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We can get up our driveway almost to the house. The 10 inch mud ruts are smoothed out by the grader that has been sitting in our yard for the purpose of pulling stuck 4×4 trucks out of the mud. The new improved gravel-not-mud driveway stops about 100 feet from the garage. The gravel truck sunk in the mud and broke the culvert causing an immediate work stoppage.

This has been an odd winter that came suddenly and left suddenly. As a consequence we have record high ground water. For weeks no gravel could be gotten because the gravel pits were having to run pumps 24×7 to get the water pumped out so they could take the gravel to people like us who were drowning in mud.

The pits are pumped and the trucks dumping. We have had several sunny 50 degree days with a wind which has added to the recovery from the mud. Today my spouse bravely went out to “knock down some of the ruts.” I went out to see how things were going and there were a few rocks from the high side of the rut shoved over into the low side of the rut. He had been there a long time so I was not sure I understood. I tried to move one shovel full and understood immediately. The soil is clay and with all of the water followed by sun we have a clay pot yard. dog sitting on wood gazing into the forest

We are familiar with this particular type of landscape, and in fact, with the clay pots fired. On one side of our house that burned we had the type of mud that called for roping up like a mountain climber if you wanted to just walk across it when it was wet. I built a path with steps reinforced by natural things I found around the woods. I ended up making little retaining walls with logs and rocks and the packing the clay dirt in behind. We had several days of rain so I took advantage of potting my stairs. I am glad that that area was not in view from the road because I would have ended up on the cover of the Times Review.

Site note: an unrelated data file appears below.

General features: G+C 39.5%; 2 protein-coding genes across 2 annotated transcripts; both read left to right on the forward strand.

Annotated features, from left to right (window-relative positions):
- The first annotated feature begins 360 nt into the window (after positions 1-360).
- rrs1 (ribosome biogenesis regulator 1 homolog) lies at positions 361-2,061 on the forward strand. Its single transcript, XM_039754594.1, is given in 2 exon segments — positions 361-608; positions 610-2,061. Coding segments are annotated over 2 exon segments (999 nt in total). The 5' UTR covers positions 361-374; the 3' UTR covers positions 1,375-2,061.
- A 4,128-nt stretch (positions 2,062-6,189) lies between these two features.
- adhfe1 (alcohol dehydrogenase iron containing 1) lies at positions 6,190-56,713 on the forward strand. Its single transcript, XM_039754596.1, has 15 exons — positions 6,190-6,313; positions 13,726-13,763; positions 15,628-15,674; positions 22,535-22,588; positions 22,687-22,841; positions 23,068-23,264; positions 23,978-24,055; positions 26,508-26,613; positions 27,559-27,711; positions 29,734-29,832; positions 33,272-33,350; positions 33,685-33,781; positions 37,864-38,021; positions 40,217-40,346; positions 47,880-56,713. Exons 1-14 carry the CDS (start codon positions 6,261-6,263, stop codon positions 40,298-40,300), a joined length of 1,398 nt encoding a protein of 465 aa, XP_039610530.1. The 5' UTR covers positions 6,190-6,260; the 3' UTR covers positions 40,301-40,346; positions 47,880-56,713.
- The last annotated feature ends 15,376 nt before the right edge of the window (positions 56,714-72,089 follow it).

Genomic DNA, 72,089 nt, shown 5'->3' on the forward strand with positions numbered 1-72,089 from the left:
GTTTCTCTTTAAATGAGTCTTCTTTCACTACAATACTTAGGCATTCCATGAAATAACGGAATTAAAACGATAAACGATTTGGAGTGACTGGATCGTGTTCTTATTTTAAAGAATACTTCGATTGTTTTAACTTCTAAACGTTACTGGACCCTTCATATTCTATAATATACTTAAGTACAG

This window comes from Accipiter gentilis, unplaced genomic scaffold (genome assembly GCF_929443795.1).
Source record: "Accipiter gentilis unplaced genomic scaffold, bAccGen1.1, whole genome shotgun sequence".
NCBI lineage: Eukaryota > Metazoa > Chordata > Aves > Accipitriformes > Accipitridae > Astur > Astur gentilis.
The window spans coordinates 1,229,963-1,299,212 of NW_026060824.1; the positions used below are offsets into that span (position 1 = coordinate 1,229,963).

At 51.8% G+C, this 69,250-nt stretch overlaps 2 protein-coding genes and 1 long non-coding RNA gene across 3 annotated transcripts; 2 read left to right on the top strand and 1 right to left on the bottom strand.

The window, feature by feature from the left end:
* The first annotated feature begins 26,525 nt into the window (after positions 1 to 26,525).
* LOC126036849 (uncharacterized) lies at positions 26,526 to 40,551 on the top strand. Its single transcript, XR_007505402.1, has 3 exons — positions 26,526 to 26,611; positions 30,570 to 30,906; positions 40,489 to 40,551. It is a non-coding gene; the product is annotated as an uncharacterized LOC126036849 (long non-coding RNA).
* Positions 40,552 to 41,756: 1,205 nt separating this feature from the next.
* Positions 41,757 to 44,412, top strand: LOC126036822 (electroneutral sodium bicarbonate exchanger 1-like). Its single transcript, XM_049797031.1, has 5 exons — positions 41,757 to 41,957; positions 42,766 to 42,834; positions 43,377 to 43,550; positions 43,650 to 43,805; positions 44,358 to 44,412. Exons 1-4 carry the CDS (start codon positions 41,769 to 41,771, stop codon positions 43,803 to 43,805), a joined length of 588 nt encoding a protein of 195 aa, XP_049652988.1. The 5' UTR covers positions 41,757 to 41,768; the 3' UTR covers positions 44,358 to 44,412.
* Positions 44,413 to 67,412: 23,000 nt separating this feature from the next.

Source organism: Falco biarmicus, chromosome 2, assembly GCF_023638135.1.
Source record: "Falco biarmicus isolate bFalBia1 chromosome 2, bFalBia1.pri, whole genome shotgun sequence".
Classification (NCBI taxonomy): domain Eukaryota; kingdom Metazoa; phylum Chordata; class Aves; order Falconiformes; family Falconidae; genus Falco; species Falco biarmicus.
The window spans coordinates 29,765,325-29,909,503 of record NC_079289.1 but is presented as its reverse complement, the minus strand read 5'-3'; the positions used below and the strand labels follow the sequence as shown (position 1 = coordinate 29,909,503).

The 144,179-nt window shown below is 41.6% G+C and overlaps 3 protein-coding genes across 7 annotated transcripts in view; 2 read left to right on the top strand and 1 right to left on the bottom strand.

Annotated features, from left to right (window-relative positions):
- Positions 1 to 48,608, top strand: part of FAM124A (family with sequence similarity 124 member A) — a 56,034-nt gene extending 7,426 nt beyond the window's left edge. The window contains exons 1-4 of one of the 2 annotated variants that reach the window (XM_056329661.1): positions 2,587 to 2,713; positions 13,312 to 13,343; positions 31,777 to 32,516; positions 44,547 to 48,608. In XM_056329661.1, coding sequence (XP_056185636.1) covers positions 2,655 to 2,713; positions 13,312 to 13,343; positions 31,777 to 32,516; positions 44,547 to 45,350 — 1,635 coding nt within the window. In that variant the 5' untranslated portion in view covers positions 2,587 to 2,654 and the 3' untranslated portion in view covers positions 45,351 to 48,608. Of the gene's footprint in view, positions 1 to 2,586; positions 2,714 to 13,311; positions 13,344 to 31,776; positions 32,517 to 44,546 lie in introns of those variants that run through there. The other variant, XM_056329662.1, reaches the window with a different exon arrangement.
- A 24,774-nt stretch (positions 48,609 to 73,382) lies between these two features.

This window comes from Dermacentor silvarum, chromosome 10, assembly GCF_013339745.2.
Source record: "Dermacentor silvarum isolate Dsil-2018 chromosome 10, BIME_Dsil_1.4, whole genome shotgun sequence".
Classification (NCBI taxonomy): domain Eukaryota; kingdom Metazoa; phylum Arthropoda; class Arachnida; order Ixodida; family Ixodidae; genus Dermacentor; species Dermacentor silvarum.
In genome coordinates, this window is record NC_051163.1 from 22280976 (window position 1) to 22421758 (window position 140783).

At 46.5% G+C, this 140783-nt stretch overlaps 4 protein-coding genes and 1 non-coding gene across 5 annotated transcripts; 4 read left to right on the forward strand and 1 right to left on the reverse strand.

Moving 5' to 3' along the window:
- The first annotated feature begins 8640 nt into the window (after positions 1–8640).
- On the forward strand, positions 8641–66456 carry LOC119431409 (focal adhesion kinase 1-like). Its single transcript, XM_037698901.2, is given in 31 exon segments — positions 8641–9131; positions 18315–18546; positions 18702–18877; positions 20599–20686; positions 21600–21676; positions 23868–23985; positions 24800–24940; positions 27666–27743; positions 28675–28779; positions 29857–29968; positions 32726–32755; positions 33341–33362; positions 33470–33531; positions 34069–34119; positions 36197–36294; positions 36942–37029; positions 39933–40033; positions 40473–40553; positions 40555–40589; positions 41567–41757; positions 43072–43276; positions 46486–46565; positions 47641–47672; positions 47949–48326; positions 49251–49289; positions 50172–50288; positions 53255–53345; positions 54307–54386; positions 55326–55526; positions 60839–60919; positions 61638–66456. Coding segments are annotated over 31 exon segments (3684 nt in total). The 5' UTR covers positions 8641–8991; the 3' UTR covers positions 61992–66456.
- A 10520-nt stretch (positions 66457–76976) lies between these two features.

Imagine me in rain gear, boots so heavy with mud that they would have held you down in 0 gravity, wet hair, and mud from my shoulders to my knees across the front of my rain gear. Because I was working on a down hill slope and the mud was so slippery, I was lying on my stomach to align the stairs and pack the mud. After the rain my stairs dried and were fantastic. Then the fire came. My wet-thrown stairs that had baked to a satisfying firmness became fired clay. You could not crack it with a staff, even one with titanium tip.

So, we are experts on clay-mud. I have learned some things that grow well in clay soil but mostly I am happy to know that I am going to put raised beds over the top of the clay soil. I will install a handrail from the house to the garden so I can traverse the slippery slope from the house to the garden.

Upon reflection, perhaps I should use a zipline from the deck.I don’t think the bears will learn how to operate it so they won’t be able get on the stair-less deck and snag our steak.